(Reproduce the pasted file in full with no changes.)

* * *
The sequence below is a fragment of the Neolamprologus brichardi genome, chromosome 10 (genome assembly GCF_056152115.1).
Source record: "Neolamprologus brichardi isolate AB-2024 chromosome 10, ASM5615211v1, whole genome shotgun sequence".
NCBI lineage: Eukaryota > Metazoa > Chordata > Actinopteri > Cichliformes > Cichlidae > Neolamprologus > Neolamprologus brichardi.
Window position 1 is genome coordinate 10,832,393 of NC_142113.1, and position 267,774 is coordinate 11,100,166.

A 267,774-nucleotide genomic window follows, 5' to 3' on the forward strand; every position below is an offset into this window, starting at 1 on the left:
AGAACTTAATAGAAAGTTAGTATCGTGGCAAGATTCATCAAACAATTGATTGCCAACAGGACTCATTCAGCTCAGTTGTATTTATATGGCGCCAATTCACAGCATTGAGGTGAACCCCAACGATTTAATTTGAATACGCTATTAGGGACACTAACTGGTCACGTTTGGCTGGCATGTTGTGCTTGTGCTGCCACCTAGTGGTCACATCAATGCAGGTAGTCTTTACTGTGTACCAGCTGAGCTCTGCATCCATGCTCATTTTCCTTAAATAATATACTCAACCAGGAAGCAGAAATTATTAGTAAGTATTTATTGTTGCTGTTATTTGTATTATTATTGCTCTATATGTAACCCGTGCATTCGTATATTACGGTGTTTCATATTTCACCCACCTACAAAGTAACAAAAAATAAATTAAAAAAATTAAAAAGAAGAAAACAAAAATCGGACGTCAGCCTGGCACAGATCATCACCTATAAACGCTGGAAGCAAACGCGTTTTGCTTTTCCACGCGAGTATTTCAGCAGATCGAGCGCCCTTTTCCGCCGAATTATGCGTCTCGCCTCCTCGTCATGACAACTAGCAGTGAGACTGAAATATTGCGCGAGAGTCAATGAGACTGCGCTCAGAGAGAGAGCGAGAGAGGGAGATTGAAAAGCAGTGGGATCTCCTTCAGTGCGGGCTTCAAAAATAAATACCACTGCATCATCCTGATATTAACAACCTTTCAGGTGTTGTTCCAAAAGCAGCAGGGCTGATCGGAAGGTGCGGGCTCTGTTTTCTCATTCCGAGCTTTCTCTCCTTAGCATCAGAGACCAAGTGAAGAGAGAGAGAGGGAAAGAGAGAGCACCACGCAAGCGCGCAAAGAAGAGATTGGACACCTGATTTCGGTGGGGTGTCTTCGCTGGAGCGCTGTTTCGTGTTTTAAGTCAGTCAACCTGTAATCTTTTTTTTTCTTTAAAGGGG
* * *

The sequence below is a fragment of the Neolamprologus brichardi genome, chromosome 10 (genome assembly GCF_056152115.1).
Source record: "Neolamprologus brichardi isolate AB-2024 chromosome 10, ASM5615211v1, whole genome shotgun sequence".
NCBI lineage: Eukaryota > Metazoa > Chordata > Actinopteri > Cichliformes > Cichlidae > Neolamprologus > Neolamprologus brichardi.
Window position 1 is genome coordinate 10,832,393 of NC_142113.1, and position 267,774 is coordinate 11,100,166.

A 267,774-nucleotide genomic window follows, 5' to 3' on the forward strand; every position below is an offset into this window, starting at 1 on the left:
AGAACTTAATAGAAAGTTAGTATCGTGGCAAGATTCATCAAACAATTGATTGCCAACAGGACTCATTCAGCTCAGTTGTATTTATATGGCGCCAATTCACAGCATTGAGGTGAACCCCAACGATTTAATTTGAATACGCTATTAGGGACACTAACTGGTCACGTTTGGCTGGCATGTTGTGCTTGTGCTGCCACCTAGTGGTCACATCAATGCAGGTAGTCTTTACTGTGTACCAGCTGAGCTCTGCATCCATGCTCATTTTCCTTAAATAATATACTCAACCAGGAAGCAGAAATTATTAGTAAGTATTTATTGTTGCTGTTATTTGTATTATTATTGCTCTATATGTAACCCGTGCATTCGTATATTACGGTGTTTCATATTTCACCCACCTACAAAGTAACAAAAAATAAATTAAAAAAATTAAAAAGAAGAAAACAAAAATCGGACGTCAGCCTGGCACAGATCATCACCTATAAACGCTGGAAGCAAACGCGTTTTGCTTTTCCACGCGAGTATTTCAGCAGATCGAGCGCCCTTTTCCGCCGAATTATGCGTCTCGCCTCCTCGTCATGACAACTAGCAGTGAGACTGAAATATTGCGCGAGAGTCAATGAGACTGCGCTCAGAGAGAGAGCGAGAGAGGGAGATTGAAAAGCAGTGGGATCTCCTTCAGTGCGGGCTTCAAAAATAAATACCACTGCATCATCCTGATATTAACAACCTTTCAGGTGTTGTTCCAAAAGCAGCAGGGCTGATCGGAAGGTGCGGGCTCTGTTTTCTCATTCCGAGCTTTCTCTCCTTAGCATCAGAGACCAAGTGAAGAGAGAGAGAGGGAAAGAGAGAGCACCACGCAAGCGCGCAAAGAAGAGATTGGACACCTGATTTCGGTGGGGTGTCTTCGCTGGAGCGCTGTTTCGTGTTTTAAGTCAGTCAACCTGTAATCTTTTTTTTTCTTTAAAGGGG